When firm leaders agree on strategic objectives, it’s time to align employees towards achieving them. As with anything with multiple moving parts, adjustments can help the system work at its best.
Last week, I discussed the difference between employee engagement and employee alignment. Engagement is what motivates people to arrive at work each morning. Alignment is what they do when they get there.
Why focus on alignment?
- It gives everyone a purpose beyond their individual roles
- It’s an opportunity to break down silos between groups
- It strengthens your firm’s reputation as performance becomes more consistent and profitable
Signs of misalignment
Let’s start with the most obvious. If your employees can’t articulate the firm’s goals and their role in achieving them, you have a problem.
There are subtle indicators, too. A lack of accountability, confusion about which performance indicators matter, tolerance of “special anomalies” who behave in contradiction to your espoused values, entrenched attitudes, missed opportunities and not to mention plain old bad habits are just a few.
Where to start
Your goals need to be specific, sound and feasible. You’ll also need a clear idea of the attitudes, skills and behaviours that your employees will need in order to reach them.
- Determine what makes your firm unique. Which identity traits are central and distinctive to the firm? What is consistently prioritized? For example, you might value your “green” initiatives or innovative file management processes.
- Ask employees how they would identify the firm as a whole. Find patterns among leaders, partners, staff and managers.
- Inquire if employees feel their personal behaviour is in accordance with firm initiatives and if they help others achieve goals too.
Begin to create alignment
Once you know where to focus your efforts, you can begin to align employees towards your objectives. Large organizations might consider a robust tool such as the Rep Trak Alignment Monitor. Others might create their own process that incorporate realism into the execution strategy as suggested by van Riel:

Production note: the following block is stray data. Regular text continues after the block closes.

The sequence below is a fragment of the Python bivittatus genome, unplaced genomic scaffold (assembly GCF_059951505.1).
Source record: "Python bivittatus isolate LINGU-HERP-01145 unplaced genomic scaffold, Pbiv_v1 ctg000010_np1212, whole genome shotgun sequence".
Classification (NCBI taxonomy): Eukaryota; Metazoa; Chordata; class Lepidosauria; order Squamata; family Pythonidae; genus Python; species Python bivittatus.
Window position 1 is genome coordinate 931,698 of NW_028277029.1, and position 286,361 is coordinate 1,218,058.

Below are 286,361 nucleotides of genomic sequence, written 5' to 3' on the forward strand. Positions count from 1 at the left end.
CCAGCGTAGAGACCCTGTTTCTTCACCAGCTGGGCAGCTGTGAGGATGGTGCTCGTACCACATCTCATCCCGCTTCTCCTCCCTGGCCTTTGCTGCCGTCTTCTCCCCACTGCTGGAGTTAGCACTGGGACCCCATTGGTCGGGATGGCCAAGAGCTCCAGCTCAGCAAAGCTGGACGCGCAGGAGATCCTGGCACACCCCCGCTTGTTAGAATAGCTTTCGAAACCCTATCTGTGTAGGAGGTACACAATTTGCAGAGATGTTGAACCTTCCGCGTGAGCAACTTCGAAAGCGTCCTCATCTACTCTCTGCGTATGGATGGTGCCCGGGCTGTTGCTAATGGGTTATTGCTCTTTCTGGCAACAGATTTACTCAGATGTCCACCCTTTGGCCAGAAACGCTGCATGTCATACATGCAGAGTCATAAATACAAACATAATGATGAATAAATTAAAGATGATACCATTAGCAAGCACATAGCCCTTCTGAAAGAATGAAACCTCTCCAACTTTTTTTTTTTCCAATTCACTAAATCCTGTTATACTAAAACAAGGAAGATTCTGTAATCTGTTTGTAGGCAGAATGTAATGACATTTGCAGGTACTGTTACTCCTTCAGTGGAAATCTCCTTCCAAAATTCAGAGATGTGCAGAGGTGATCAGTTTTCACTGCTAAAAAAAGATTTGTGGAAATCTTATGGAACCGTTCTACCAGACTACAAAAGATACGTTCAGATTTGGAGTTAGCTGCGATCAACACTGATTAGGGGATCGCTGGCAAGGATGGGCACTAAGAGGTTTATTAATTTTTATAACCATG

- Review misalignments between your:
- Desired identity – how you want to be known as a firm, based on the behaviour of your employees;
- Projected identity – how you actually communicate with employees about their role in strategy and;
- Perceived identity – what employees believe about your firm, and how this affects their level of support in helping the whole organization reach its goals.
- Look for broad inconsistencies in the answers to these questions:
- Are people being trained in the capabilities they’ll need to execute your strategy?
- Are performance expectations and rewards aligned with the behaviours necessary to reach your goal?
- What do employees know about your strategy? What is the best way to communicate with them about their role in it?
- Adjust operational procedures accordingly. Many firms introduce shiny new processes when launching a strategy, only to be met with a collective eye-roll. What if you started with fixing the most common or most visible roadblocks to achieving your goal (as reported by employees) instead? This might involve updates to your leadership behaviours but it’s a good way to ‘walk the talk’.
- Benchmark your initial efforts and set up a system to monitor signs of misalignment throughout the life of your strategic plan. Large organizations might create a cross-functional committee including a variety of perspectives.
A law firm strategy lives and dies with its people. If you’ve committed to accomplishing something that will improve your prospects to attract, retain and develop those people to achieve long-term advantage, aligning your workforce is the best place to start.
I originally published this post on Canada’s online legal magazine, Slaw.ca on August 6, 2014